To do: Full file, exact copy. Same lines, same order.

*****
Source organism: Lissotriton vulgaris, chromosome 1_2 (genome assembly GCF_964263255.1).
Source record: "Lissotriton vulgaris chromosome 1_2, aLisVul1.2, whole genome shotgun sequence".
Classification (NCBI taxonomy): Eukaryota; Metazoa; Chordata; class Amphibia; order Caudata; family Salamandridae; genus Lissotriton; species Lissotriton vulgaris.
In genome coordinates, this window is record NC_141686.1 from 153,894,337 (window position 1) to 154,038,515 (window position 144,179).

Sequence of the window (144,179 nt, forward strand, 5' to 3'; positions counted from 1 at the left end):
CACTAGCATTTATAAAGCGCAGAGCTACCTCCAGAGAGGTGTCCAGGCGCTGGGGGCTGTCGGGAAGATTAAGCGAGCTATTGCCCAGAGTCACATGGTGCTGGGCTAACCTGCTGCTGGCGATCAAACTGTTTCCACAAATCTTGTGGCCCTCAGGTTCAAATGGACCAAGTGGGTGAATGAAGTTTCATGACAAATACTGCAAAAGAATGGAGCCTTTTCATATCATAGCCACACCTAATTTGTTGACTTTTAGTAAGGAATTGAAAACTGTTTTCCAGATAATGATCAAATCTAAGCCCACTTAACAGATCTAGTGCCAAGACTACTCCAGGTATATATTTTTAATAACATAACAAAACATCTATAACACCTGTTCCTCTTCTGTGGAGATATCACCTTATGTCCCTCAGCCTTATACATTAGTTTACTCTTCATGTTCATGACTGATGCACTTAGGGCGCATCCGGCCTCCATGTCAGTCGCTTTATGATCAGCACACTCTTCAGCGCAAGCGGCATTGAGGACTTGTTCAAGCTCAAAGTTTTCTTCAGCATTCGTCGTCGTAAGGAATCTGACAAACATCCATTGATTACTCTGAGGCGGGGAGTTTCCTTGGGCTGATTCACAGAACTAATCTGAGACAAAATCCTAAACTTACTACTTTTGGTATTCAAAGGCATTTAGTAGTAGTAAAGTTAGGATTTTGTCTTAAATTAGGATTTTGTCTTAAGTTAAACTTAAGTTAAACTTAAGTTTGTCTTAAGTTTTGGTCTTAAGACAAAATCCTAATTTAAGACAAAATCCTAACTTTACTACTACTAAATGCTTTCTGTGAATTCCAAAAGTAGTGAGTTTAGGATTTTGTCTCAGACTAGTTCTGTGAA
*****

Source organism: Lissotriton vulgaris, chromosome 1_2 (genome assembly GCF_964263255.1).
Source record: "Lissotriton vulgaris chromosome 1_2, aLisVul1.2, whole genome shotgun sequence".
Classification (NCBI taxonomy): Eukaryota; Metazoa; Chordata; class Amphibia; order Caudata; family Salamandridae; genus Lissotriton; species Lissotriton vulgaris.
In genome coordinates, this window is record NC_141686.1 from 153,894,337 (window position 1) to 154,038,515 (window position 144,179).

Sequence of the window (144,179 nt, forward strand, 5' to 3'; positions counted from 1 at the left end):
CACTAGCATTTATAAAGCGCAGAGCTACCTCCAGAGAGGTGTCCAGGCGCTGGGGGCTGTCGGGAAGATTAAGCGAGCTATTGCCCAGAGTCACATGGTGCTGGGCTAACCTGCTGCTGGCGATCAAACTGTTTCCACAAATCTTGTGGCCCTCAGGTTCAAATGGACCAAGTGGGTGAATGAAGTTTCATGACAAATACTGCAAAAGAATGGAGCCTTTTCATATCATAGCCACACCTAATTTGTTGACTTTTAGTAAGGAATTGAAAACTGTTTTCCAGATAATGATCAAATCTAAGCCCACTTAACAGATCTAGTGCCAAGACTACTCCAGGTATATATTTTTAATAACATAACAAAACATCTATAACACCTGTTCCTCTTCTGTGGAGATATCACCTTATGTCCCTCAGCCTTATACATTAGTTTACTCTTCATGTTCATGACTGATGCACTTAGGGCGCATCCGGCCTCCATGTCAGTCGCTTTATGATCAGCACACTCTTCAGCGCAAGCGGCATTGAGGACTTGTTCAAGCTCAAAGTTTTCTTCAGCATTCGTCGTCGTAAGGAATCTGACAAACATCCATTGATTACTCTGAGGCGGGGAGTTTCCTTGGGCTGATTCACAGAACTAATCTGAGACAAAATCCTAAACTTACTACTTTTGGTATTCAAAGGCATTTAGTAGTAGTAAAGTTAGGATTTTGTCTTAAATTAGGATTTTGTCTTAAGTTAAACTTAAGTTAAACTTAAGTTTGTCTTAAGTTTTGGTCTTAAGACAAAATCCTAATTTAAGACAAAATCCTAACTTTACTACTACTAAATGCTTTCTGTGAATTCCAAAAGTAGTGAGTTTAGGATTTTGTCTCAGACTAGTTCTGTGAA